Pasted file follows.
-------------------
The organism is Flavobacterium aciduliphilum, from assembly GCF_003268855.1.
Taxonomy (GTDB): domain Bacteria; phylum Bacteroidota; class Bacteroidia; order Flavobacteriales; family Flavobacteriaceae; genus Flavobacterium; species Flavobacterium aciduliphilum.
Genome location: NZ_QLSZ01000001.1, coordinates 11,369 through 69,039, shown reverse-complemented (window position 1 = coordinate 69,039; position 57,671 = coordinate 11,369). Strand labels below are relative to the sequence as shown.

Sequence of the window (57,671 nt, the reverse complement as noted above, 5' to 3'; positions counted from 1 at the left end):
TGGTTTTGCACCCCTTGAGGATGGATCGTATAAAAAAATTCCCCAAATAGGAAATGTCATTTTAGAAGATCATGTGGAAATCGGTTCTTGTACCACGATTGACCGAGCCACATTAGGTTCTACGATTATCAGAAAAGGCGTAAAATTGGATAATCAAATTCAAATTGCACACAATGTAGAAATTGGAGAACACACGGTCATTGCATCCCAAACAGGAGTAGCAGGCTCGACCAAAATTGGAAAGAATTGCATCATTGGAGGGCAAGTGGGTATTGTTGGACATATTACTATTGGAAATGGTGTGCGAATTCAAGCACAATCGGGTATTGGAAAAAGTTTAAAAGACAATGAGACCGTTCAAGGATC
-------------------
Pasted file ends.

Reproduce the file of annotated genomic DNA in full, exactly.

The organism is Flavobacterium aciduliphilum, from assembly GCF_003268855.1.
Taxonomy (GTDB): domain Bacteria; phylum Bacteroidota; class Bacteroidia; order Flavobacteriales; family Flavobacteriaceae; genus Flavobacterium; species Flavobacterium aciduliphilum.
Genome location: NZ_QLSZ01000001.1, coordinates 11,369 through 69,039, shown reverse-complemented (window position 1 = coordinate 69,039; position 57,671 = coordinate 11,369). Strand labels below are relative to the sequence as shown.

Sequence of the window (57,671 nt, the reverse complement as noted above, 5' to 3'; positions counted from 1 at the left end):
TGGTTTTGCACCCCTTGAGGATGGATCGTATAAAAAAATTCCCCAAATAGGAAATGTCATTTTAGAAGATCATGTGGAAATCGGTTCTTGTACCACGATTGACCGAGCCACATTAGGTTCTACGATTATCAGAAAAGGCGTAAAATTGGATAATCAAATTCAAATTGCACACAATGTAGAAATTGGAGAACACACGGTCATTGCATCCCAAACAGGAGTAGCAGGCTCGACCAAAATTGGAAAGAATTGCATCATTGGAGGGCAAGTGGGTATTGTTGGACATATTACTATTGGAAATGGTGTGCGAATTCAAGCACAATCGGGTATTGGAAAAAGTTTAAAAGACAATGAGACCGTTCAAGGATC